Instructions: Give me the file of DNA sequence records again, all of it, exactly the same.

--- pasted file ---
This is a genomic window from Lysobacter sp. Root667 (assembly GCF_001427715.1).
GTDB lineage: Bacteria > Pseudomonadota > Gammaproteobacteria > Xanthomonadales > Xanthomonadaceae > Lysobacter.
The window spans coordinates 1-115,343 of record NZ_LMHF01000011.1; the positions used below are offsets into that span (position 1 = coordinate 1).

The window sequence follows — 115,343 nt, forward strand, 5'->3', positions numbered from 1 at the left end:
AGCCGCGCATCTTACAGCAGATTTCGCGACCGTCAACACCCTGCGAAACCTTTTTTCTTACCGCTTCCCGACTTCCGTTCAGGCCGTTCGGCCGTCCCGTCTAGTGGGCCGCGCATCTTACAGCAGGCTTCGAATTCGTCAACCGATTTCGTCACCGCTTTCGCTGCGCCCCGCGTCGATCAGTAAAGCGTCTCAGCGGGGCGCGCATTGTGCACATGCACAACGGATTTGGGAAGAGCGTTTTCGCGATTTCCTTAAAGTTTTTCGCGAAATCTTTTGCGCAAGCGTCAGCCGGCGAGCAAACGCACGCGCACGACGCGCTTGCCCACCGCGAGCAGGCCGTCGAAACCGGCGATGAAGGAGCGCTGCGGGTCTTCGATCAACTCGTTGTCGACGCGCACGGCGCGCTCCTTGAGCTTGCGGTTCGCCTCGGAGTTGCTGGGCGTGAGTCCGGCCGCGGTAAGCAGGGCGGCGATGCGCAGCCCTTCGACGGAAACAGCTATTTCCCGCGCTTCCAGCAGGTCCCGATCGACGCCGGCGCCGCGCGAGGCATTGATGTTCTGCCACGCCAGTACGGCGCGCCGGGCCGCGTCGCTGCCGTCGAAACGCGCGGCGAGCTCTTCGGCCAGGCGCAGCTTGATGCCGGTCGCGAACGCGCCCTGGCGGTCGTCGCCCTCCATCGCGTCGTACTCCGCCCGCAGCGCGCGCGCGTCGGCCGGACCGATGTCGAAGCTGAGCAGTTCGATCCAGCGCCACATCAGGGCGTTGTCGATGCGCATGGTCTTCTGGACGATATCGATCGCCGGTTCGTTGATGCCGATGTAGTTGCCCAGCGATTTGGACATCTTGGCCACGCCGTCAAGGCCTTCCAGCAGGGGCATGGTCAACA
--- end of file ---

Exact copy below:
This is a genomic window from Lysobacter sp. Root667 (assembly GCF_001427715.1).
GTDB lineage: Bacteria > Pseudomonadota > Gammaproteobacteria > Xanthomonadales > Xanthomonadaceae > Lysobacter.
The window spans coordinates 1-115,343 of record NZ_LMHF01000011.1; the positions used below are offsets into that span (position 1 = coordinate 1).

The window sequence follows — 115,343 nt, forward strand, 5'->3', positions numbered from 1 at the left end:
AGCCGCGCATCTTACAGCAGATTTCGCGACCGTCAACACCCTGCGAAACCTTTTTTCTTACCGCTTCCCGACTTCCGTTCAGGCCGTTCGGCCGTCCCGTCTAGTGGGCCGCGCATCTTACAGCAGGCTTCGAATTCGTCAACCGATTTCGTCACCGCTTTCGCTGCGCCCCGCGTCGATCAGTAAAGCGTCTCAGCGGGGCGCGCATTGTGCACATGCACAACGGATTTGGGAAGAGCGTTTTCGCGATTTCCTTAAAGTTTTTCGCGAAATCTTTTGCGCAAGCGTCAGCCGGCGAGCAAACGCACGCGCACGACGCGCTTGCCCACCGCGAGCAGGCCGTCGAAACCGGCGATGAAGGAGCGCTGCGGGTCTTCGATCAACTCGTTGTCGACGCGCACGGCGCGCTCCTTGAGCTTGCGGTTCGCCTCGGAGTTGCTGGGCGTGAGTCCGGCCGCGGTAAGCAGGGCGGCGATGCGCAGCCCTTCGACGGAAACAGCTATTTCCCGCGCTTCCAGCAGGTCCCGATCGACGCCGGCGCCGCGCGAGGCATTGATGTTCTGCCACGCCAGTACGGCGCGCCGGGCCGCGTCGCTGCCGTCGAAACGCGCGGCGAGCTCTTCGGCCAGGCGCAGCTTGATGCCGGTCGCGAACGCGCCCTGGCGGTCGTCGCCCTCCATCGCGTCGTACTCCGCCCGCAGCGCGCGCGCGTCGGCCGGACCGATGTCGAAGCTGAGCAGTTCGATCCAGCGCCACATCAGGGCGTTGTCGATGCGCATGGTCTTCTGGACGATATCGATCGCCGGTTCGTTGATGCCGATGTAGTTGCCCAGCGATTTGGACATCTTGGCCACGCCGTCAAGGCCTTCCAGCAGGGGCATGGTCAACA